Samsung Captivate I897: "For body-worn operation, this phone has been tested and meets FCC RF exposure guidelines when used with an accessory that contains no metal and that positions the mobile device a minimum of 1.5 cm [0.6 inch] from the body."

Nokia 3720 Classic: "This device meets RF exposure guidelines when used either in the normal use position against the ear or when positioned at least 1.5 centimeters (5/8 inch) away from the body."

Blackberry Torch 9800: "If you do not use a holster equipped with an integrated belt clip supplied or approved by RIM when you carry the BlackBerry device, keep the BlackBerry device at least 0.98 in. (25 mm) from your body when the BlackBerry device is transmitting."

Motorola W385: "When using any data feature of the mobile device, with or without an accessory cable, position the mobile device and its antenna at least 2.5 centimeters (1 inch) from your body."

Sanyo Katana II: "If you do not use a body-worn accessory, ensure the antenna is at least 2.2 centimeters [0.86 inch] from your body when transmitting."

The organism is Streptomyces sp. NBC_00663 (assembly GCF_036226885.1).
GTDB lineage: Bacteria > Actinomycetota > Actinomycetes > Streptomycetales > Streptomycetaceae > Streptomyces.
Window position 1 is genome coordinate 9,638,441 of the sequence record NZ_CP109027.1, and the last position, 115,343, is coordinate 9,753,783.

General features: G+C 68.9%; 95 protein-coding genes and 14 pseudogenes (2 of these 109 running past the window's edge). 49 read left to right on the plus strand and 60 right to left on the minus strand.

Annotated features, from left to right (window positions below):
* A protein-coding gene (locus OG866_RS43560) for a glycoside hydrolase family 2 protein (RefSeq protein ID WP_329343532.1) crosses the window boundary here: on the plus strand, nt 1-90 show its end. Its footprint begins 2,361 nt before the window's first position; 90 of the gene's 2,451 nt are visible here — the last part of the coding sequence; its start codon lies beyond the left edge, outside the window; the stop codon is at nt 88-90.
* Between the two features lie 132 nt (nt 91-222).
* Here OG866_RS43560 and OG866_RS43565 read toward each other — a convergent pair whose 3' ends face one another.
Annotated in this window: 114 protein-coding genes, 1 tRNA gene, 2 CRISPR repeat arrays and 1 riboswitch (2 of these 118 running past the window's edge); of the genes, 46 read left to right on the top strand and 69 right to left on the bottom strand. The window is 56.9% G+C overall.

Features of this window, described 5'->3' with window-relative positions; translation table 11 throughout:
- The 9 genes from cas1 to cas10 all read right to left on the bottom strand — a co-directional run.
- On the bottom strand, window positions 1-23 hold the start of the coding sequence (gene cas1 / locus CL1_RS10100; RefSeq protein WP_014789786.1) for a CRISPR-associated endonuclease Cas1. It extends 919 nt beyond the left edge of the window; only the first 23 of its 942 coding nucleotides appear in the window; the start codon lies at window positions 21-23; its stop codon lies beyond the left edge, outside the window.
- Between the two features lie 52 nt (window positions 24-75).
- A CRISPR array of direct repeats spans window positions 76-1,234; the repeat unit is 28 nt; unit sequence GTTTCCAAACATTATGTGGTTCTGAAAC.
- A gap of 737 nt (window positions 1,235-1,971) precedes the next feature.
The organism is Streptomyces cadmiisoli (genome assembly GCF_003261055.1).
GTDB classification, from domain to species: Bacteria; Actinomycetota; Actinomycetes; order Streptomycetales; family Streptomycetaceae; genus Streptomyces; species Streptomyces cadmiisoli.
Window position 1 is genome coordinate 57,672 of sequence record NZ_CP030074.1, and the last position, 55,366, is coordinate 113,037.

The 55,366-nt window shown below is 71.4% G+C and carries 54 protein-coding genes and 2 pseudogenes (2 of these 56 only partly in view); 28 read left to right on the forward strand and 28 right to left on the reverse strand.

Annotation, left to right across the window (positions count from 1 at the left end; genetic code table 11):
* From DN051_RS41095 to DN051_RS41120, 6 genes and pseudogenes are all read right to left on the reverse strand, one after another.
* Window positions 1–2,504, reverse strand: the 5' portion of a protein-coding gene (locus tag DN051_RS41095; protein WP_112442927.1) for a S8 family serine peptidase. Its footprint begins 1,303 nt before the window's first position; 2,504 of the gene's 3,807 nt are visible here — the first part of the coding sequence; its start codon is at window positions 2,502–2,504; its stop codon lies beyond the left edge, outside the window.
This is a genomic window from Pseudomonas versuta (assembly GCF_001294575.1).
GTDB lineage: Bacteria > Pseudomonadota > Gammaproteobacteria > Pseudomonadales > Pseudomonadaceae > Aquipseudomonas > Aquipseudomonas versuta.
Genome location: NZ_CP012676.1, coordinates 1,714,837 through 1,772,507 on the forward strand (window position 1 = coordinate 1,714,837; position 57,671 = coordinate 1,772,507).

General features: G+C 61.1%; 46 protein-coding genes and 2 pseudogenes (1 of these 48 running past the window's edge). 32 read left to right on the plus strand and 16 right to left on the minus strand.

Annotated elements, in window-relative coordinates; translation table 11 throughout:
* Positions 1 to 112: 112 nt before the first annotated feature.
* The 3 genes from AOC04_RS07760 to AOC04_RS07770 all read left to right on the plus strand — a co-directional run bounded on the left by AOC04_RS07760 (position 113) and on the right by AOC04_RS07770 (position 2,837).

Motorola Boost i290: "If you do not use a body-worn accessory supplied or approved by Motorola and are not using the radio product in the intended use positions along side the head in the phone mode or in front of the face in the two-way radio mode — or if you hang your device from a lanyard around your neck — keep the device at least 2.5 centimeters (1 inch) from your body when transmitting."

Copyright 2011 ABC News Radio

Thursday
Apr282011

Smartphone Users: 33% Would Give Up Chocolate Before Phones

Jupiterimages/Thinkstock(WASHINGTON) -- Smartphone users love their phones so much, a full one-third would give up chocolate in order to keep using their devices.  That’s according to a new survey commissioned by Google of 5,013 U.S. adult smartphone users.

Additional stats from the survey:

  • 81 percent use their smartphones to browse the Internet.
  • 72 percent use their devices while involved in other media.
  • One in five would give up cable TV in order to keep their smartphones.
  • 33 percent use smartphones while watching TV.
  • 22 percent use smartphones while reading the newspaper.
  • 79 percent use smartphones to help with shopping, with 70 percent using it while in the store.